Filed under: Eat Veg elifelines Food of the Month Nutrition

Food of the Month: Romaine Lettuce

Care of Amy Symington, of ameliaeats.com Romaine lettuce is a crunchy, nutrient packed leafy green that is often underrated. It is most commonly found in the sometimes not so healthy Caesar salad, but don’t be mistaken, it is a healthy addition to your daily diet. Packed with vitamin K and A, folate (also known as folic acid) and fibre, this leafy green is a great choice for any salad, grain bowl, sandwich, taco or burrito. The fibre, folic acid and beta-carotene present in this crispy treat make it a heart friendly choice. High fibre diets reduce the risk of atherosclerosis by removing bile salts from the body, forcing our systems to create more, in turn helping with the breakdown of cholesterol that tends to harden in our arteries. Folic acid helps to break down homocysteine, which can cause inflammation and damage to our blood vessels, and in turn increases the risk of heart attacks and strokes. Moreover, the beta-carotene present helps to prevent the oxidation or hardening of bad cholesterol in our arteries, further promoting heart health. After returning from the grocery store remember to wash your romaine and wrap the leaves in a towel before storing… Read More


Filed under: Eat Veg elifelines Food of the Month Nutrition Uncategorised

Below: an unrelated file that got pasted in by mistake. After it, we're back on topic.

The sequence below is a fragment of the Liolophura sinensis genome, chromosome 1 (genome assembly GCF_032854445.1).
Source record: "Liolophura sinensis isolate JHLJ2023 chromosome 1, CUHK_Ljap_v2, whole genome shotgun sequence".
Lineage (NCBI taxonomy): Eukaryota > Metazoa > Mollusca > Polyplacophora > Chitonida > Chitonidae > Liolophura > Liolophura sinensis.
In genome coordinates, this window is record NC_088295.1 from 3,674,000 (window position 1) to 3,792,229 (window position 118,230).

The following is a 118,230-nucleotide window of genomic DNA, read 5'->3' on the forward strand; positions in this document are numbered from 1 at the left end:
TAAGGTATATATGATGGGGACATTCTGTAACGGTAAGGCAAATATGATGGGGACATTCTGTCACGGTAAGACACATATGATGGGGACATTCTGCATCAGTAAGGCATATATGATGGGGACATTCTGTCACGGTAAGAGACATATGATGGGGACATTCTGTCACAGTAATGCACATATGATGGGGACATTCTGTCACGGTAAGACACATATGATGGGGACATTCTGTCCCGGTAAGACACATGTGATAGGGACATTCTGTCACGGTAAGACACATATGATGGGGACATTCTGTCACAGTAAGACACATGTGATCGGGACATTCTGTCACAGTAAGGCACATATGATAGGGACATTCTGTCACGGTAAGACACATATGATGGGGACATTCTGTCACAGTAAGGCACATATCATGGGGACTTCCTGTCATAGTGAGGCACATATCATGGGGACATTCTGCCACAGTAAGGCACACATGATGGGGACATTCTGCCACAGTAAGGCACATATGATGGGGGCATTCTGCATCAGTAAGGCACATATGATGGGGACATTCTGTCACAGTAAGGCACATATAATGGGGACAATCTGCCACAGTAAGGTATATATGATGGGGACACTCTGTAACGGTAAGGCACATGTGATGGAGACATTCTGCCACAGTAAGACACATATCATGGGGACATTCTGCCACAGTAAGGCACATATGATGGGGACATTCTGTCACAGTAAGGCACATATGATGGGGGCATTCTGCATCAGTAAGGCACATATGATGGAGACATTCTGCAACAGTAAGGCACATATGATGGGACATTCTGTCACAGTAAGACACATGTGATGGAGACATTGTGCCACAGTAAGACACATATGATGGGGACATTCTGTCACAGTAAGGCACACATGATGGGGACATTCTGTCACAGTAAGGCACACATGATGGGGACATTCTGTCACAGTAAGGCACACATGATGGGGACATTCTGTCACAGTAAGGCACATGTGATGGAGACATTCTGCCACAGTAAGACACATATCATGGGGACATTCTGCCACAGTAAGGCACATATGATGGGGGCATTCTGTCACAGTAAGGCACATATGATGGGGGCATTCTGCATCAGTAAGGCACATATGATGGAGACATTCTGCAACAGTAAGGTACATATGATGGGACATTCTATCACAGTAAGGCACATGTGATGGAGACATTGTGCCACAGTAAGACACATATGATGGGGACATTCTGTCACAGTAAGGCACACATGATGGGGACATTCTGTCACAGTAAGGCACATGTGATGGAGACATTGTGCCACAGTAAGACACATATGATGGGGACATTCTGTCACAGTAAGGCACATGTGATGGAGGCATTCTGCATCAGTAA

Food of the Month: Artichokes

Care of Andrea Howe at glowingongreens.com Don’t let this peculiar looking vegetable scare you away, it actually has amazing nutritional benefits! Artichokes are one of the oldest ingredients known to humans. They are generally seen as a side dish or added to a salad. However, they can be incorporated into many different dishes such as pasta, stuffed artichokes, or the most familiar dish – spinach and artichoke dip. Thought oats were high in fibre? One artichoke heart contains 10.3g of dietary fibre, almost double the amount that one cup of oats have. This high amount of fibre makes them a great component to a healthy digestive system. They’re also very high in minerals such as folic acid and potassium. Folic acid helps produce red blood cells and repair DNA which is essential for pregnant women. Potassium helps to balance out fluids in the body and in particular can help prevent hypertension and high blood pressure. Getting creative with artichokes can be difficult, so try out my amazing Roasted Garlic Artichoke Burger!… Read More